Thursday, April 19, 2007

The Pony in Memphis Removes "Got Boobs?" Billboard

A controversial billboard located on US 61 is coming down.

The Pony owner Charles "Jerry" Westlund has agreed to take down a billboard that reads "Got Boobs?" that's located along the northbound side of US 61 on the way to Memphis from Tunica.

Westlund and Walls Mayor Gene Alday reached an agreement Tuesday.

Alday says the pair talked businessman to businessman and Westlund agreed to change the sign and replace it with something more suitable.

Memphis attorney Edward Bearman represents Westlund and says his client is happy with the outcome.

Alday says he's been told by Westlund that the printer is already at work on another billboard.

The controversial billboard is the second of three -- the series is designed to draw customers to The Pony.

original story

Crazy Horse Too liquor license deadline

The Las Vegas City Council is again considering the fate of a well-known strip club just off the Las Vegas Strip.

A temporary liquor license the council granted to Crazy Horse Too manager Michael Signoreli expires tomorrow (Wednesday). Not having a liquor license would hurt the business.But the city has already granted two temporary licenses -- and can't grant any more.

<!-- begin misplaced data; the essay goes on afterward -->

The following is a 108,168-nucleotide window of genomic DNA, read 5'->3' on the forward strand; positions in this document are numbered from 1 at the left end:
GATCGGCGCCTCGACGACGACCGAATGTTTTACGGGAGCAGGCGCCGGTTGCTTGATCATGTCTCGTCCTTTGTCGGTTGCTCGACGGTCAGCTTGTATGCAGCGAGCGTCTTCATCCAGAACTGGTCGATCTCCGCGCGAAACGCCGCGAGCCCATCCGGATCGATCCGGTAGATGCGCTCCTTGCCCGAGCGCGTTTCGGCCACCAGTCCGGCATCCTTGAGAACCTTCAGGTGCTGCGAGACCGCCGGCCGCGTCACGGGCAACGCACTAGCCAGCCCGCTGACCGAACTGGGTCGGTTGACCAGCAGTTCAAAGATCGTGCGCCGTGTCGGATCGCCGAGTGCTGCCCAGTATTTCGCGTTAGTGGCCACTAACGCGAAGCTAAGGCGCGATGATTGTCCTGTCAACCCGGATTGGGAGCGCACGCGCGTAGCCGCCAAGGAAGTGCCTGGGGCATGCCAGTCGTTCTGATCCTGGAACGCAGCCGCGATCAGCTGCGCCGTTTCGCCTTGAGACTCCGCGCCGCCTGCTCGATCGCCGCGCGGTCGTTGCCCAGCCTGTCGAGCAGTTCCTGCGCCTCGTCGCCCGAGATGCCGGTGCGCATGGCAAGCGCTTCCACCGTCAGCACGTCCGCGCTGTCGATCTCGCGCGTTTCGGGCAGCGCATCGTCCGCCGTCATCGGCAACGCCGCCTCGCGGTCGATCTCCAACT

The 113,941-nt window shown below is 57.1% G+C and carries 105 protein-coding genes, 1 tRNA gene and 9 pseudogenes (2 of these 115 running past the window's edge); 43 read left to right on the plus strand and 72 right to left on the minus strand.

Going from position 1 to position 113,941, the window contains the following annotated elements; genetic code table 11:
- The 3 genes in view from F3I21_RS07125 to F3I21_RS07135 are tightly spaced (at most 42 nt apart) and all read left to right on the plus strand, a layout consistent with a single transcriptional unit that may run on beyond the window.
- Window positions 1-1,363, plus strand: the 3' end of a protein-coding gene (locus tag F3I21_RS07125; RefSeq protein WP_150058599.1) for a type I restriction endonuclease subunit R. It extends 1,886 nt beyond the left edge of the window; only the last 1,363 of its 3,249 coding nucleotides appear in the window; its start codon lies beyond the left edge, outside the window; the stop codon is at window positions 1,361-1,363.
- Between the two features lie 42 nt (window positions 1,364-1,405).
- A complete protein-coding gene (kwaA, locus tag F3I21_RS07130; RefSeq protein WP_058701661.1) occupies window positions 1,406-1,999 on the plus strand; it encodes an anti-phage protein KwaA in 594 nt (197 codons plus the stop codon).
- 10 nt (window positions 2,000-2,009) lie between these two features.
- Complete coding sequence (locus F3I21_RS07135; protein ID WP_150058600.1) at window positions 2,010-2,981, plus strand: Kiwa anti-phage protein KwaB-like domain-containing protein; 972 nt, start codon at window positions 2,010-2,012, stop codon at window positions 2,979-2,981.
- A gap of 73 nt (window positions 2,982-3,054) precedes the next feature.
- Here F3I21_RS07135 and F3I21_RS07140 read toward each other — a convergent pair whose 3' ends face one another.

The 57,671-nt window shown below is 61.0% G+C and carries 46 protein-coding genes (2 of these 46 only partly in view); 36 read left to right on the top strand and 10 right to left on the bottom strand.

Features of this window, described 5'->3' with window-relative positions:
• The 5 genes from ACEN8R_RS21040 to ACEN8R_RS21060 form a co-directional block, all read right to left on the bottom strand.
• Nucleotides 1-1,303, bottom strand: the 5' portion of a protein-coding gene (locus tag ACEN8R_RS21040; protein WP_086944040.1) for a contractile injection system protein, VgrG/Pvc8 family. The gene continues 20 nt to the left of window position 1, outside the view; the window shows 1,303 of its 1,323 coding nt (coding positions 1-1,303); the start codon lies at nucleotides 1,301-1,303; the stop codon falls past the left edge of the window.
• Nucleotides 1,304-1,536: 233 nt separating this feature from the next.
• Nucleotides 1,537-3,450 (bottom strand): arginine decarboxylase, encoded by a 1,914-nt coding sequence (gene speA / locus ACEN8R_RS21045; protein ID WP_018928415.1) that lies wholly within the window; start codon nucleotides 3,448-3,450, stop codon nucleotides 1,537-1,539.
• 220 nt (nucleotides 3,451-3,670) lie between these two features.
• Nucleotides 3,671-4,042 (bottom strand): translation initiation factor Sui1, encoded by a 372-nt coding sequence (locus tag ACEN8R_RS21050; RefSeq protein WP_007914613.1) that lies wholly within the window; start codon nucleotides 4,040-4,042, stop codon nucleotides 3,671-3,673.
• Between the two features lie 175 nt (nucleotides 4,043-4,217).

Signoreli took over after long-time owner Rick Rizzolo was convicted of tax evasion and sentenced to a year and a day in federal prison. Rizzolo agreed to sell his interest in the club. 16 other current and former Crazy Horse Too employees also pleaded to reduced charges and were sentenced to end a decade-long federal probe of whether the club was tied to the mob.

original story

Friday, April 06, 2007

Albuquerque's SunVan bus - Next Stop Knockouts

Mayor irritated at use of taxpayer dollars.

On March 2, ABQ Ride's SunVan paratransit service gave 671 door-to-door rides to people who - because of some disability - weren't able to use the regular fixed-route bus service.

Assuming the usual pattern prevailed that day, most of those riders were looking to get to work or medical appointments. The rest used the service, which is mandated under the Americans with Disabilities Act, to get to places like restaurants, shops, movie theaters and churches.

And three of those rides, according to ABQ Ride Director Greg Payne, went to Knockouts, a Downtown strip club.

Taxpayer dollars doled out so someone could go to a strip club?

Something's wrong with that, say Payne and Mayor Martin Chavez. But their ideas for changing the "problem," as they see it, are angering some in the disabled community and might be in violation of federal civil rights law.

Ideally, Payne said, SunVan would be allowed to prioritize, so someone going to work or a medical appointment would have priority over someone going to the mall or a strip club.

original story